The Philippines became the world’s first country [July 23] to approve the commercial production of genetically modified “golden rice” that experts hope will combat childhood blindness and save lives in the developing world.
A biosafety permit issued by government regulators paves the way for the rice — enriched with the vitamin A precursor beta-carotene to make it more nutritional — to be grown by farmers across the country, its developers said.
“It’s a really significant step for our project because it means that we are past this regulatory phase and golden rice will be declared as safe as ordinary rice,” [said] Russell Reinke of the Philippine-based International Rice Research Institute (IRRI).
World Health Organization data show vitamin A deficiency causes up to 500,000 cases of childhood blindness every year, with half of those dying within 12 months of losing their sight.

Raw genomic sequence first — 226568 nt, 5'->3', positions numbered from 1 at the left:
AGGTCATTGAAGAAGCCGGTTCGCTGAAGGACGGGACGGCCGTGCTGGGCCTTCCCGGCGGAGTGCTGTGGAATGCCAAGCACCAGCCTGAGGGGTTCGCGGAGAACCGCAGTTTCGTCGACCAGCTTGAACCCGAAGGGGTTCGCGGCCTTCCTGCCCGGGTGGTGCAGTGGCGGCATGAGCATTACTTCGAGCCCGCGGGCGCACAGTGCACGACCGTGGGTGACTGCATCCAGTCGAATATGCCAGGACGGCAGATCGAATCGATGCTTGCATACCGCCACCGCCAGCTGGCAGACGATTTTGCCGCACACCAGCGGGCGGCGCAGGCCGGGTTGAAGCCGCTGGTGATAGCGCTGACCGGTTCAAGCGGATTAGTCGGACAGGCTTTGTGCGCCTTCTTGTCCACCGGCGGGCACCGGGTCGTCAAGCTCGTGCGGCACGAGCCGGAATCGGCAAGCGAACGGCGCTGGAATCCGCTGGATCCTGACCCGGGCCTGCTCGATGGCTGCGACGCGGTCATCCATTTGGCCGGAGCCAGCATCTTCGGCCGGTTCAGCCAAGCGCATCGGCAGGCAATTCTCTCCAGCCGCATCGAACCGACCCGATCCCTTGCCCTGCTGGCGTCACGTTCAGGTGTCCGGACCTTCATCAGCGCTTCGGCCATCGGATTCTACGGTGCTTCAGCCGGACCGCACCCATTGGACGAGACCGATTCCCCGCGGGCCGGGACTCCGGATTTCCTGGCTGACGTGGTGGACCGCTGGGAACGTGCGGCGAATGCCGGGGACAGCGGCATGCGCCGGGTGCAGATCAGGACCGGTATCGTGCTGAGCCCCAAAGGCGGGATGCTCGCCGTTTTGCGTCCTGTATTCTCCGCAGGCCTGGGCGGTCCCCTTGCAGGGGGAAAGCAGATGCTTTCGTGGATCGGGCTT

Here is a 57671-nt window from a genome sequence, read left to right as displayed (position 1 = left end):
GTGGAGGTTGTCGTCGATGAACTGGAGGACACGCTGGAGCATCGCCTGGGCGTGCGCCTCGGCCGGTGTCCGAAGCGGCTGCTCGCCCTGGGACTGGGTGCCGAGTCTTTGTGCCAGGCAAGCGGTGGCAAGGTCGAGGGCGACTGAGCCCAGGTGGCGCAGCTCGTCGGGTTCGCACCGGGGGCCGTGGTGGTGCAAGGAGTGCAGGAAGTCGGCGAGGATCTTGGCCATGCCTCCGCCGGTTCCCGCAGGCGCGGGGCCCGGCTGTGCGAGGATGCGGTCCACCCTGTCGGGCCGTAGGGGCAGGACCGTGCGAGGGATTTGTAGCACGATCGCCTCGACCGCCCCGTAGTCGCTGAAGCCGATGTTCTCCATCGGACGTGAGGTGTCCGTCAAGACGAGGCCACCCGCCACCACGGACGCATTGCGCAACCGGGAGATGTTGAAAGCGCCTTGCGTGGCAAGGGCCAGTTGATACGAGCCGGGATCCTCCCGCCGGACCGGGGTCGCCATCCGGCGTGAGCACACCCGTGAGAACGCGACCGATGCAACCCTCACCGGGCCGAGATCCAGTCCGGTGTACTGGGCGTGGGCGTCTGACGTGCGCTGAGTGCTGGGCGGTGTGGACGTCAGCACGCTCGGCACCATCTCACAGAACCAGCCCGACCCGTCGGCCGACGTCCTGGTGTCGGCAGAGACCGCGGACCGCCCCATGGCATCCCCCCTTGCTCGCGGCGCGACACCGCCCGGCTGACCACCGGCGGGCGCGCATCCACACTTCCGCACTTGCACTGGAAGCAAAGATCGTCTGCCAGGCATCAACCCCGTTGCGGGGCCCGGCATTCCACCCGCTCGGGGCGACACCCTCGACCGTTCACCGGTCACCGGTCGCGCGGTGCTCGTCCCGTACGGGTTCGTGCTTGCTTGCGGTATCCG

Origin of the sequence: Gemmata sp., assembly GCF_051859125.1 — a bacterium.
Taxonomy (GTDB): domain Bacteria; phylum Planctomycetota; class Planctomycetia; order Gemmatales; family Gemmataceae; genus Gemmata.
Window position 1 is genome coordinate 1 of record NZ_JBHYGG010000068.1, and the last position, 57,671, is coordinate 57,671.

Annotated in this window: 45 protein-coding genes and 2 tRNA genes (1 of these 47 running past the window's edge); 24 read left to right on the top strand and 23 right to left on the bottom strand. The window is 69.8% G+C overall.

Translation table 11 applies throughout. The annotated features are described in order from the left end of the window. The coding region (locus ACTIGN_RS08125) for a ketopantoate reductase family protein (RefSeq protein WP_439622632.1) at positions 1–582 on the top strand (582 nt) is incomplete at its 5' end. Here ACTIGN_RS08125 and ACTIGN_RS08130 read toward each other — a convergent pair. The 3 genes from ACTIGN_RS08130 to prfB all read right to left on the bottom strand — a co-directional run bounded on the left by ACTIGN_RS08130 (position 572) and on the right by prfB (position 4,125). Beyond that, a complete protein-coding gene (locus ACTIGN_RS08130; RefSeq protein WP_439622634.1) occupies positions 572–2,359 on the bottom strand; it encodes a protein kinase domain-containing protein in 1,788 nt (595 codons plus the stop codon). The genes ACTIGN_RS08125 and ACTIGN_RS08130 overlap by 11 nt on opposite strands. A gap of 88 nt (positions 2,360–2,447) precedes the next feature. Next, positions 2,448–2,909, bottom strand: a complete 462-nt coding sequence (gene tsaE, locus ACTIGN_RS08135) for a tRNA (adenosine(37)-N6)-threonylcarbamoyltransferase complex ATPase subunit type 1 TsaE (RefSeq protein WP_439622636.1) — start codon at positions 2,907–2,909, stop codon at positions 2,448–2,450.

Nearly 17 percent of children under the age of five in the Philippines are deficient in vitamin A, according to IRRI.
Golden rice was analysed by food safety regulators in Australia, the United States and Canada and was given the thumbs up, he said, but it has not been approved in these countries for commercial production.
It is also being reviewed by regulators in Bangladesh.